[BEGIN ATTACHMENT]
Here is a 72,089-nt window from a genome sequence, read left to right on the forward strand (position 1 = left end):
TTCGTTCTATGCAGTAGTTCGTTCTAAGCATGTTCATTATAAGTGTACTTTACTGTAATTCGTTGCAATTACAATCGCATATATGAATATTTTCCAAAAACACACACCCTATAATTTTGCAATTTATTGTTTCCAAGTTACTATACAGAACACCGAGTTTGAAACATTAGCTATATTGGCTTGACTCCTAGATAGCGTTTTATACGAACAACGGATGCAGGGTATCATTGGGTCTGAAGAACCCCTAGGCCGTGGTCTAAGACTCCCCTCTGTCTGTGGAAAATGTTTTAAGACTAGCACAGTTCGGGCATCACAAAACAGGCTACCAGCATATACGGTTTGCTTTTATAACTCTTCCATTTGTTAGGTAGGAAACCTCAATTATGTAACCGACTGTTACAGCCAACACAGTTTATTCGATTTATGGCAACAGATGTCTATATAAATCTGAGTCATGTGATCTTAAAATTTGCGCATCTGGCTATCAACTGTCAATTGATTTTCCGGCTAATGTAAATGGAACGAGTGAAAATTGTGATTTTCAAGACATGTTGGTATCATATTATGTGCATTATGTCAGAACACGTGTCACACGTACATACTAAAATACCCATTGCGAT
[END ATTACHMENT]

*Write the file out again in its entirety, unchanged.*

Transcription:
Here is a 72,089-nt window from a genome sequence, read left to right on the forward strand (position 1 = left end):
TTCGTTCTATGCAGTAGTTCGTTCTAAGCATGTTCATTATAAGTGTACTTTACTGTAATTCGTTGCAATTACAATCGCATATATGAATATTTTCCAAAAACACACACCCTATAATTTTGCAATTTATTGTTTCCAAGTTACTATACAGAACACCGAGTTTGAAACATTAGCTATATTGGCTTGACTCCTAGATAGCGTTTTATACGAACAACGGATGCAGGGTATCATTGGGTCTGAAGAACCCCTAGGCCGTGGTCTAAGACTCCCCTCTGTCTGTGGAAAATGTTTTAAGACTAGCACAGTTCGGGCATCACAAAACAGGCTACCAGCATATACGGTTTGCTTTTATAACTCTTCCATTTGTTAGGTAGGAAACCTCAATTATGTAACCGACTGTTACAGCCAACACAGTTTATTCGATTTATGGCAACAGATGTCTATATAAATCTGAGTCATGTGATCTTAAAATTTGCGCATCTGGCTATCAACTGTCAATTGATTTTCCGGCTAATGTAAATGGAACGAGTGAAAATTGTGATTTTCAAGACATGTTGGTATCATATTATGTGCATTATGTCAGAACACGTGTCACACGTACATACTAAAATACCCATTGCGAT